Deposit replacement schemes boost offerings to gear up for tenant fees ban

Deposit replacement schemes have begun bolstering their propositions in a bid to add more value for letting agents and landlords with the tenant fee ban due at some point this year.

Franz Doerr, co-founder of flatfair, told EYE that the business is developing technology beyond just the deposit alternative, while Zoopla-backed Zero Deposit has launched a service dedicated to independent agents, having previously focused on larger brands.

Doerr said flatfair is being used by agents such as Spicerhaart and Chestertons as well as large private landlords including Bedford Estates.

Under the proposition, tenants pay towards a ‘flatbond’ – a week’s worth of rent – before the tenancy starts. In return for this, landlords are covered for 12, rather than the usual six, weeks of rent.

Everything is managed on flatfair’s online portal, and as with a normal deposit, the tenant remains liable to pay for any damages costing up to the equivalent of six weeks of rent. The idea is that they are thus incentivised to behave responsibly.

Flatfair offers independent resolution by H F Resolution. If a tenant is found to owe money and fails to pay, landlords also get an option for flatfair to buy the debt from them so they are not out of pocket and the scheme then pursues the money itself.

Doerr said: “We are developing additional products that we will launch alongside our alternative deposit product.

“These products will help agents and landlords with their costs once the fee ban comes in.

“We are working on the basis that the ban will be introduced in April.”

Meanwhile, Zero Deposit founder Jon Notley said almost 850 UK letting agency offices now offer the Zero Deposit Guarantee, which includes brands such as Connells and Knight Frank.

Tenants using the service pay the equivalent of one week’s rent for a Zero Deposit guarantee, which is non-refundable and gives the landlord effectively the same cover as a six-week tenancy deposit. This guarantee is backed by insurer  Great Lakes Insurance SE and is a regulated financial product.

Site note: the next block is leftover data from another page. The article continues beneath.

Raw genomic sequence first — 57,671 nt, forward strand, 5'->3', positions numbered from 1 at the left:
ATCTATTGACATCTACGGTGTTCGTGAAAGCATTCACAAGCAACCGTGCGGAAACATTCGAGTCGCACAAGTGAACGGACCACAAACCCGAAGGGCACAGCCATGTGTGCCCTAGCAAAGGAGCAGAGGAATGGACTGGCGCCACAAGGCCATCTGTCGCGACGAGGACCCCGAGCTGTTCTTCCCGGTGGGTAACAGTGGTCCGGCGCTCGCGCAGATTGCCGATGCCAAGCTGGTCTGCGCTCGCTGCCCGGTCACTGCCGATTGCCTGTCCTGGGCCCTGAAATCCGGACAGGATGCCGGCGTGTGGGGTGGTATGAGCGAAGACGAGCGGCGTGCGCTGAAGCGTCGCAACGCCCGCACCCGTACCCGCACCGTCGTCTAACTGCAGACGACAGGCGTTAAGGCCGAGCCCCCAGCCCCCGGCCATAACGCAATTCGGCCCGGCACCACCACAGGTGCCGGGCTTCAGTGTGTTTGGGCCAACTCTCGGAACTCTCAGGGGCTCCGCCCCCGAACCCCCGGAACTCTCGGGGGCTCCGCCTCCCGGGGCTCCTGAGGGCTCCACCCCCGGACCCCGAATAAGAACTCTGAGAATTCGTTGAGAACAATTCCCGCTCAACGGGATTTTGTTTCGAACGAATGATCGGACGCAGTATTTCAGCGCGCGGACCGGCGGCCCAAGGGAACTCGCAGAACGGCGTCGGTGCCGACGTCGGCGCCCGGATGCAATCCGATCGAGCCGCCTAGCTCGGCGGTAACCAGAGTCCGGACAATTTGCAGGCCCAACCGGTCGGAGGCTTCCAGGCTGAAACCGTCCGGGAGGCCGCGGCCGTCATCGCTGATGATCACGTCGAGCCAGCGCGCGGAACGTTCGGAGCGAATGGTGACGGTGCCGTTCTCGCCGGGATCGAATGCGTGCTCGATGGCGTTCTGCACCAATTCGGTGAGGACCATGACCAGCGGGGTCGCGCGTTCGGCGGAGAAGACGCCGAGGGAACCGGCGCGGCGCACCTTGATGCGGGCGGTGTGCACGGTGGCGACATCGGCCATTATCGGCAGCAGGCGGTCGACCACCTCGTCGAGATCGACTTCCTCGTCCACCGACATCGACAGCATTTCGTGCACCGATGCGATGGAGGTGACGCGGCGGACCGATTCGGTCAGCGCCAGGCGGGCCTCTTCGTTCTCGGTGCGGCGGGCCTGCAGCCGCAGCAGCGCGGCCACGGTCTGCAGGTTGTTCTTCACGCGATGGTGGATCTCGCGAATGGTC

The tenants remain fully accountable for any damage or unpaid rents. Any disputes over claims by the landlord can be sent to TDS, who will review the evidence and provide a fair adjudication. Zero Deposit pays the landlord quickly in the event of an approved claim.

Notley said: “Tenancies covered range from lower value lets in the regions through to high value London apartments. The product is appealing to all segments of the market with every age and property type covered.

“Tenants hugely appreciate the financial freedom our product offers, while agents and landlords are attracted to the genuine protection and credibility of our fully FCA regulated guarantee, with all of the safeguards that brings.”

“A big development in recent weeks is the launch of Zero Deposit’s Independent Agent product, which gives smaller agents access to the product for the first time.

“We already have 30 independent agents live in our launch group, and many more who have expressed interest in joining our network. Having rolled out to a number of larger agent groups in 2018, it is great to now be able to offer the product to the whole agent market.

“This is especially relevant given the news that cash deposits are likely to be capped at five weeks’ rent, whereas our product offers landlords six weeks’ protection, along with referral commission to agents.”

It comes as the Tenant Fees Bill will return to the House of Lords for its third reading on January 15 before any amendments are considered by both peers and MPs.